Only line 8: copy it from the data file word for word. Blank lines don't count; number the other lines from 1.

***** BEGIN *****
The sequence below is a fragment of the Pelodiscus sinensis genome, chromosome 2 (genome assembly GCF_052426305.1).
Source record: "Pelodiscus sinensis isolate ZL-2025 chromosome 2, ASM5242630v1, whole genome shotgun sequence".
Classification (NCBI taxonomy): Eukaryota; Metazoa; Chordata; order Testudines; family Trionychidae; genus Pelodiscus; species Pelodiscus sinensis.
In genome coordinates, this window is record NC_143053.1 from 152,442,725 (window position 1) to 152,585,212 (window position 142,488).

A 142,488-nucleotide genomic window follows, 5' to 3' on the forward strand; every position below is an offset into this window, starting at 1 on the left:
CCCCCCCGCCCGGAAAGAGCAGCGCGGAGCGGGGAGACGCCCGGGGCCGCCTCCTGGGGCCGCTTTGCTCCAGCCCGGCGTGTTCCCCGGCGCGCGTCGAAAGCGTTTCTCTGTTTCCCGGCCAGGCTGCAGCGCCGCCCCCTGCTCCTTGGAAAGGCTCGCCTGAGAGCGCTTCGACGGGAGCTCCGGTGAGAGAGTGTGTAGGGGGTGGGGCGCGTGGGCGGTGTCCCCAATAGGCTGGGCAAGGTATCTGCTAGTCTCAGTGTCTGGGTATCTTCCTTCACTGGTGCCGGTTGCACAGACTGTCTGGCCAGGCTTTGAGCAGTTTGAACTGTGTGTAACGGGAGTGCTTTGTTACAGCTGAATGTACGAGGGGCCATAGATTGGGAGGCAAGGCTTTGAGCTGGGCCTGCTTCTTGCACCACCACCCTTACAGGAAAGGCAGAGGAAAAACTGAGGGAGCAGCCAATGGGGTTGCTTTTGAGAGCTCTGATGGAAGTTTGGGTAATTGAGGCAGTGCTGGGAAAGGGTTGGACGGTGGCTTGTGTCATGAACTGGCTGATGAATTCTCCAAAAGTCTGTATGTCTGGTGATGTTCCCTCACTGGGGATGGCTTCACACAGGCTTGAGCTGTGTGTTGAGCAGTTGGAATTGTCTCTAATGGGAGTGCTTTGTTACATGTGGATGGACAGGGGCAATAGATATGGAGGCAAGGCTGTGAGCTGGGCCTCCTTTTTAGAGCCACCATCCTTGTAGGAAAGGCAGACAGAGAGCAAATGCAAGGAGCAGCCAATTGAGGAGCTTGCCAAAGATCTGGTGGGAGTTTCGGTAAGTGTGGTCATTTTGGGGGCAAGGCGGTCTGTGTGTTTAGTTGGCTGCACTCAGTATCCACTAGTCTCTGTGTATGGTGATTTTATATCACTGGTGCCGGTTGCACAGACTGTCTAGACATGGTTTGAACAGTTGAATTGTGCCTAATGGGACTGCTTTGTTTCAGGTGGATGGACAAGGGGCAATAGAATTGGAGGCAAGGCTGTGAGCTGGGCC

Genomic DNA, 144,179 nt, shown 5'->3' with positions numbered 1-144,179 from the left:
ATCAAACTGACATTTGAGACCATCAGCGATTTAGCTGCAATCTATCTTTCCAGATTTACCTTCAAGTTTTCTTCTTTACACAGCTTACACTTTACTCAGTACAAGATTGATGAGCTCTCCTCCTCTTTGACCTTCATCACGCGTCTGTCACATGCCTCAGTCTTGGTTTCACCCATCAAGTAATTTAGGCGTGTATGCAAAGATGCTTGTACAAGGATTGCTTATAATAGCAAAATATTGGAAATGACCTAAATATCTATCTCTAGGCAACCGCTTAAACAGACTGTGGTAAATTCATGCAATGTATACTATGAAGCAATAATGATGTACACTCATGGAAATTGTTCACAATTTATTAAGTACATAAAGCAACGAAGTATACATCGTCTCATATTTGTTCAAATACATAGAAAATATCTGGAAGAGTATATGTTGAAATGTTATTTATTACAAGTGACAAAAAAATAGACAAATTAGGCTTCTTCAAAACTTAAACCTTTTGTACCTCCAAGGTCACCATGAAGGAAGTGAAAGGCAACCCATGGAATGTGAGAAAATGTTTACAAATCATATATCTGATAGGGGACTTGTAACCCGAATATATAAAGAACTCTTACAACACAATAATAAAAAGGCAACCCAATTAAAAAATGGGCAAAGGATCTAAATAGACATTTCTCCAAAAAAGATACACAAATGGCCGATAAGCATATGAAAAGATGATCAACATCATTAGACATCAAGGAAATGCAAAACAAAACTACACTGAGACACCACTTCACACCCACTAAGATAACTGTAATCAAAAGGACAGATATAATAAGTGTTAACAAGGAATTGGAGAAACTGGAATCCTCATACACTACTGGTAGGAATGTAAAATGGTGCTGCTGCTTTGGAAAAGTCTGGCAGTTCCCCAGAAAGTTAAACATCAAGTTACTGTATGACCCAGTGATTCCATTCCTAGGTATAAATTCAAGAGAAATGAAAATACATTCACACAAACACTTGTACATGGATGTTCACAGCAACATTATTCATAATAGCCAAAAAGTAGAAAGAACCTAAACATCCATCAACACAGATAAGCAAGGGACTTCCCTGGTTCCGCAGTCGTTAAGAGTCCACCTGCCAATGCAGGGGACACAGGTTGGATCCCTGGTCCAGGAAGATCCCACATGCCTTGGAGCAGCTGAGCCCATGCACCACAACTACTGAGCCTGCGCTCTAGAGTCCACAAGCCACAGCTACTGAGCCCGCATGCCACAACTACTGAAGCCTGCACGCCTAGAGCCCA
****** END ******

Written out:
ATCAAACTGACATTTGAGACCATCAGCGATTTAGCTGCAATCTATCTTTCCAGATTTACCTTCAAGTTTTCTTCTTTACACAGCTTACACTTTACTCAGTACAAGATTGATGAGCTCTCCTCCTCTTTGACCTTCATCACGCGTCTGTCACATGCCTCAGTCTTGGTTTCACCCATCAAGTAATTTAGGCGTGTATGCAAAGATGCTTGTACAAGGATTGCTTATAATAGCAAAATATTGGAAATGACCTAAATATCTATCTCTAGGCAACCGCTTAAACAGACTGTGGTAAATTCATGCAATGTATACTATGAAGCAATAATGATGTACACTCATGGAAATTGTTCACAATTTATTAAGTACATAAAGCAACGAAGTATACATCGTCTCATATTTGTTCAAATACATAGAAAATATCTGGAAGAGTATATGTTGAAATGTTATTTATTACAAGTGACAAAAAAATAGACAAATTAGGCTTCTTCAAAACTTAAACCTTTTGTACCTCCAAGGTCACCATGAAGGAAGTGAAAGGCAACCCATGGAATGTGAGAAAATGTTTACAAATCATATATCTGATAGGGGACTTGTAACCCGAATATATAAAGAACTCTTACAACACAATAATAAAAAGGCAACCCAATTAAAAAATGGGCAAAGGATCTAAATAGACATTTCTCCAAAAAAGATACACAAATGGCCGATAAGCATATGAAAAGATGATCAACATCATTAGACATCAAGGAAATGCAAAACAAAACTACACTGAGACACCACTTCACACCCACTAAGATAACTGTAATCAAAAGGACAGATATAATAAGTGTTAACAAGGAATTGGAGAAACTGGAATCCTCATACACTACTGGTAGGAATGTAAAATGGTGCTGCTGCTTTGGAAAAGTCTGGCAGTTCCCCAGAAAGTTAAACATCAAGTTACTGTATGACCCAGTGATTCCATTCCTAGGTATAAATTCAAGAGAAATGAAAATACATTCACACAAACACTTGTACATGGATGTTCACAGCAACATTATTCATAATAGCCAAAAAGTAGAAAGAACCTAAACATCCATCAACACAGATAAGCAAGGGACTTCCCTGGTTCCGCAGTCGTTAAGAGTCCACCTGCCAATGCAGGGGACACAGGTTGGATCCCTGGTCCAGGAAGATCCCACATGCCTTGGAGCAGCTGAGCCCATGCACCACAACTACTGAGCCTGCGCTCTAGAGTCCACAAGCCACAGCTACTGAGCCCGCATGCCACAACTACTGAAGCCTGCACGCCTAGAGCCCA